Some camcorders have ditched the tape, relying instead on internal memory. Others capture high-definition video for playback on big-screen TVs. Sanyo put both innovations into its Xacti HD1, which also features a next-generation organic light-emitting diode (OLED) display.
This month; $800.
Bluetooth Virtual Keyboard
Soft Hardware. You may have heard about the jacket with iPod controls stitched to the sleeve. Eleksen, the maker of "electroconductive" fabric products, now wants to introduce a qwerty keyboard that you can roll up and put in your pocket. The ElekTex keyboard will use Bluetooth technology to connect wirelessly to PDAs and smart phones.
June 2006; $150.
Fly coach, and the dream of watching movies on your laptop quickly fades, thanks to the reclining seat in front of you. Intel's new laptop design lets you pull the screen forward from behind the keyboard and even raise the screen to eye level. Elements of the design may appear this year in laptops priced at $1,100 and higher made by Intel partners.
Samsung's SGH-P300 is slimmer than Motorola's Razr. Its thickness is slightly less than 9 mm. It looks like a pocket calculator, but it's a tri-band world phone with a built-in MP3 player and 1.3-megapixel camera with video-recording capability.
Now in Europe, $600 to $700; coming soon to the U.S.
Robosapien maker WowWee Robotics teamed up with Philips to build the Smart Companion Operating Technology. SCOTY (pronounced Scotty) is a camera- and Wi-Fi—equipped butler who sits in your living room, obeying voice commands to play specific music, read new e-mail and even report intruders.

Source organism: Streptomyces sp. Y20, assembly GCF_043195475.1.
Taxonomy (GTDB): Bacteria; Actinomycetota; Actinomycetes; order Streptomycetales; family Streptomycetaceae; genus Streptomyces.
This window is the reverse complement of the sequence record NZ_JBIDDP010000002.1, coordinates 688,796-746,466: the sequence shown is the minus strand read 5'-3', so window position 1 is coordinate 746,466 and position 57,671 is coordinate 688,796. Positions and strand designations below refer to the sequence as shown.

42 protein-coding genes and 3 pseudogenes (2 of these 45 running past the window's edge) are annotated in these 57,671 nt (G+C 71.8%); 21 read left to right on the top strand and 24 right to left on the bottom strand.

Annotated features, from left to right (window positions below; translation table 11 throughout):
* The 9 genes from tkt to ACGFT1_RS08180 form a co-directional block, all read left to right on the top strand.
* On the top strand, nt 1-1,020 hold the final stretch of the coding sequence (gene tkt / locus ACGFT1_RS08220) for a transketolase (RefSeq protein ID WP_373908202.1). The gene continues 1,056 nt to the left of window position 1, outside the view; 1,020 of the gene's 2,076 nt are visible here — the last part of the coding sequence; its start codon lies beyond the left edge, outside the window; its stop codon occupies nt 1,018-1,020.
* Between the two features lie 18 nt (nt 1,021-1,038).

September 2006; $400.
Blue is cold, red is hot—any kid knows that. So Delta developed the Brizo bath faucet, which uses lighting to change the water color depending on the temperature; it prevents children and the elderly from accidental scalding. The electronic faucet can be turned off or on with a touch, or with a wave of the hand.
Available within two years; $300 to $500.
The motorised mannequin has plastic teeth and is designed to replicate human eating.
A Mcvities spokeswoman said the crumbs produced by a biscuit show if it has been cooked to perfection.
"Eating lots of biscuits is obviously an enjoyable prospect for most people but we haven't yet found a human who can test on this scale," Mcvitie's brand manager Liz Ashdown added.
"The Crumb Test Dummy has a never-ending appetite and doesn't need to stop for breath."